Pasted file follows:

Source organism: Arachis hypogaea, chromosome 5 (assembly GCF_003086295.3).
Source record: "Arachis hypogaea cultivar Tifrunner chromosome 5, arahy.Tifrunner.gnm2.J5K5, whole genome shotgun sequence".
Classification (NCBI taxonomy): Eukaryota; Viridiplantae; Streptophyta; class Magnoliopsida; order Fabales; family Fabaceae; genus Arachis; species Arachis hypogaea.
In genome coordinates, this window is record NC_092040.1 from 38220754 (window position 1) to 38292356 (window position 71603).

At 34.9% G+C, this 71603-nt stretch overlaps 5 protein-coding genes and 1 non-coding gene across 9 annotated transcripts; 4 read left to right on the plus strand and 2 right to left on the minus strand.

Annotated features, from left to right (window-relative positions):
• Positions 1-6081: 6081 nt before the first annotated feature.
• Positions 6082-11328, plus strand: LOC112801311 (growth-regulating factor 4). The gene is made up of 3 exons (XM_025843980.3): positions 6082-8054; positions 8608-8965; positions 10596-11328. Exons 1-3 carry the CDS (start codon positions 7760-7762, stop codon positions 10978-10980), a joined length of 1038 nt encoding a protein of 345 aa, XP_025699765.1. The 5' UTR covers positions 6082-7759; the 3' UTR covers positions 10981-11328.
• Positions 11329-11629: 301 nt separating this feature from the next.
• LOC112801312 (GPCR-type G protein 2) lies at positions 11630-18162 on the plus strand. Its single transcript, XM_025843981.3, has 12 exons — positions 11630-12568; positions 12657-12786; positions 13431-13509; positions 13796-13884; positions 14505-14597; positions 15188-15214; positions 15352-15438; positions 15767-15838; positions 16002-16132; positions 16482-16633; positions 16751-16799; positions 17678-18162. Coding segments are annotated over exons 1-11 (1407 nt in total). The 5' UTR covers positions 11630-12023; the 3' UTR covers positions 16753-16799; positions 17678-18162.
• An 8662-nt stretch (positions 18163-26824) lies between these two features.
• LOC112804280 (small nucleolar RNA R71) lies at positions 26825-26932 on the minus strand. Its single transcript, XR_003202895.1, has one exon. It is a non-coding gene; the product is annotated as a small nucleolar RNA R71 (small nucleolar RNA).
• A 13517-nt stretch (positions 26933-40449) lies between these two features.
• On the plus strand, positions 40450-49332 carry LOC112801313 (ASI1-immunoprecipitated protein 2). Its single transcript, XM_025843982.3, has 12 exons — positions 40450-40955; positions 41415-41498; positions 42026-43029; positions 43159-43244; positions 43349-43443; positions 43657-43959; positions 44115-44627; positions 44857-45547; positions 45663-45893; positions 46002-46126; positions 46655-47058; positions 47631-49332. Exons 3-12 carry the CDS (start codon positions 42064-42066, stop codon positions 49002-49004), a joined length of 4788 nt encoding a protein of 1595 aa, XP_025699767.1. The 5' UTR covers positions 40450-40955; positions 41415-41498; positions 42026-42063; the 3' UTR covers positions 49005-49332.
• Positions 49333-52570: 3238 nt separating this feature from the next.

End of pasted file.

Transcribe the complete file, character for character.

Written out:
Source organism: Arachis hypogaea, chromosome 5 (assembly GCF_003086295.3).
Source record: "Arachis hypogaea cultivar Tifrunner chromosome 5, arahy.Tifrunner.gnm2.J5K5, whole genome shotgun sequence".
Classification (NCBI taxonomy): Eukaryota; Viridiplantae; Streptophyta; class Magnoliopsida; order Fabales; family Fabaceae; genus Arachis; species Arachis hypogaea.
In genome coordinates, this window is record NC_092040.1 from 38220754 (window position 1) to 38292356 (window position 71603).

At 34.9% G+C, this 71603-nt stretch overlaps 5 protein-coding genes and 1 non-coding gene across 9 annotated transcripts; 4 read left to right on the plus strand and 2 right to left on the minus strand.

Annotated features, from left to right (window-relative positions):
• Positions 1-6081: 6081 nt before the first annotated feature.
• Positions 6082-11328, plus strand: LOC112801311 (growth-regulating factor 4). The gene is made up of 3 exons (XM_025843980.3): positions 6082-8054; positions 8608-8965; positions 10596-11328. Exons 1-3 carry the CDS (start codon positions 7760-7762, stop codon positions 10978-10980), a joined length of 1038 nt encoding a protein of 345 aa, XP_025699765.1. The 5' UTR covers positions 6082-7759; the 3' UTR covers positions 10981-11328.
• Positions 11329-11629: 301 nt separating this feature from the next.
• LOC112801312 (GPCR-type G protein 2) lies at positions 11630-18162 on the plus strand. Its single transcript, XM_025843981.3, has 12 exons — positions 11630-12568; positions 12657-12786; positions 13431-13509; positions 13796-13884; positions 14505-14597; positions 15188-15214; positions 15352-15438; positions 15767-15838; positions 16002-16132; positions 16482-16633; positions 16751-16799; positions 17678-18162. Coding segments are annotated over exons 1-11 (1407 nt in total). The 5' UTR covers positions 11630-12023; the 3' UTR covers positions 16753-16799; positions 17678-18162.
• An 8662-nt stretch (positions 18163-26824) lies between these two features.
• LOC112804280 (small nucleolar RNA R71) lies at positions 26825-26932 on the minus strand. Its single transcript, XR_003202895.1, has one exon. It is a non-coding gene; the product is annotated as a small nucleolar RNA R71 (small nucleolar RNA).
• A 13517-nt stretch (positions 26933-40449) lies between these two features.
• On the plus strand, positions 40450-49332 carry LOC112801313 (ASI1-immunoprecipitated protein 2). Its single transcript, XM_025843982.3, has 12 exons — positions 40450-40955; positions 41415-41498; positions 42026-43029; positions 43159-43244; positions 43349-43443; positions 43657-43959; positions 44115-44627; positions 44857-45547; positions 45663-45893; positions 46002-46126; positions 46655-47058; positions 47631-49332. Exons 3-12 carry the CDS (start codon positions 42064-42066, stop codon positions 49002-49004), a joined length of 4788 nt encoding a protein of 1595 aa, XP_025699767.1. The 5' UTR covers positions 40450-40955; positions 41415-41498; positions 42026-42063; the 3' UTR covers positions 49005-49332.
• Positions 49333-52570: 3238 nt separating this feature from the next.